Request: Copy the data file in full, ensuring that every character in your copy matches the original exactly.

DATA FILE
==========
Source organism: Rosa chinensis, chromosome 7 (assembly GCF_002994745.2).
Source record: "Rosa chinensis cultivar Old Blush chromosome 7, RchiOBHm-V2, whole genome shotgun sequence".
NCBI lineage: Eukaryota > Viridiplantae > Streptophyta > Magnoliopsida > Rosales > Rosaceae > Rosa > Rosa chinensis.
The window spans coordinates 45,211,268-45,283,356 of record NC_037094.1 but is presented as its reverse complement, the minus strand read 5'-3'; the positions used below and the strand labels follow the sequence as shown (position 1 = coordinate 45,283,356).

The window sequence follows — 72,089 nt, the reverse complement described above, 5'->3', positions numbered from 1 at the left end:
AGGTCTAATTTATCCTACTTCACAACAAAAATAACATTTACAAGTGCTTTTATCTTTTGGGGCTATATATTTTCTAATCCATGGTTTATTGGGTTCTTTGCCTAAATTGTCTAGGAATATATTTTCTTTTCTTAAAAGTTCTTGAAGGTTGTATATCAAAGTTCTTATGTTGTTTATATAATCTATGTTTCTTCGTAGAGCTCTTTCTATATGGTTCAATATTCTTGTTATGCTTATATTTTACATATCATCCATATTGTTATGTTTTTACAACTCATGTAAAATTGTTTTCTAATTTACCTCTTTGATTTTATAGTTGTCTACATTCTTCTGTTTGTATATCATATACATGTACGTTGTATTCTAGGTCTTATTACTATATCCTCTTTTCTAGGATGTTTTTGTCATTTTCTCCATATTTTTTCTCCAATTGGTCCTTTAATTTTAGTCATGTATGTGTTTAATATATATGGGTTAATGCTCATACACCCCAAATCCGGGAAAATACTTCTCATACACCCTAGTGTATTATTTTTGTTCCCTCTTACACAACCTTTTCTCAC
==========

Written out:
Source organism: Rosa chinensis, chromosome 7 (assembly GCF_002994745.2).
Source record: "Rosa chinensis cultivar Old Blush chromosome 7, RchiOBHm-V2, whole genome shotgun sequence".
NCBI lineage: Eukaryota > Viridiplantae > Streptophyta > Magnoliopsida > Rosales > Rosaceae > Rosa > Rosa chinensis.
The window spans coordinates 45,211,268-45,283,356 of record NC_037094.1 but is presented as its reverse complement, the minus strand read 5'-3'; the positions used below and the strand labels follow the sequence as shown (position 1 = coordinate 45,283,356).

The window sequence follows — 72,089 nt, the reverse complement described above, 5'->3', positions numbered from 1 at the left end:
AGGTCTAATTTATCCTACTTCACAACAAAAATAACATTTACAAGTGCTTTTATCTTTTGGGGCTATATATTTTCTAATCCATGGTTTATTGGGTTCTTTGCCTAAATTGTCTAGGAATATATTTTCTTTTCTTAAAAGTTCTTGAAGGTTGTATATCAAAGTTCTTATGTTGTTTATATAATCTATGTTTCTTCGTAGAGCTCTTTCTATATGGTTCAATATTCTTGTTATGCTTATATTTTACATATCATCCATATTGTTATGTTTTTACAACTCATGTAAAATTGTTTTCTAATTTACCTCTTTGATTTTATAGTTGTCTACATTCTTCTGTTTGTATATCATATACATGTACGTTGTATTCTAGGTCTTATTACTATATCCTCTTTTCTAGGATGTTTTTGTCATTTTCTCCATATTTTTTCTCCAATTGGTCCTTTAATTTTAGTCATGTATGTGTTTAATATATATGGGTTAATGCTCATACACCCCAAATCCGGGAAAATACTTCTCATACACCCTAGTGTATTATTTTTGTTCCCTCTTACACAACCTTTTCTCAC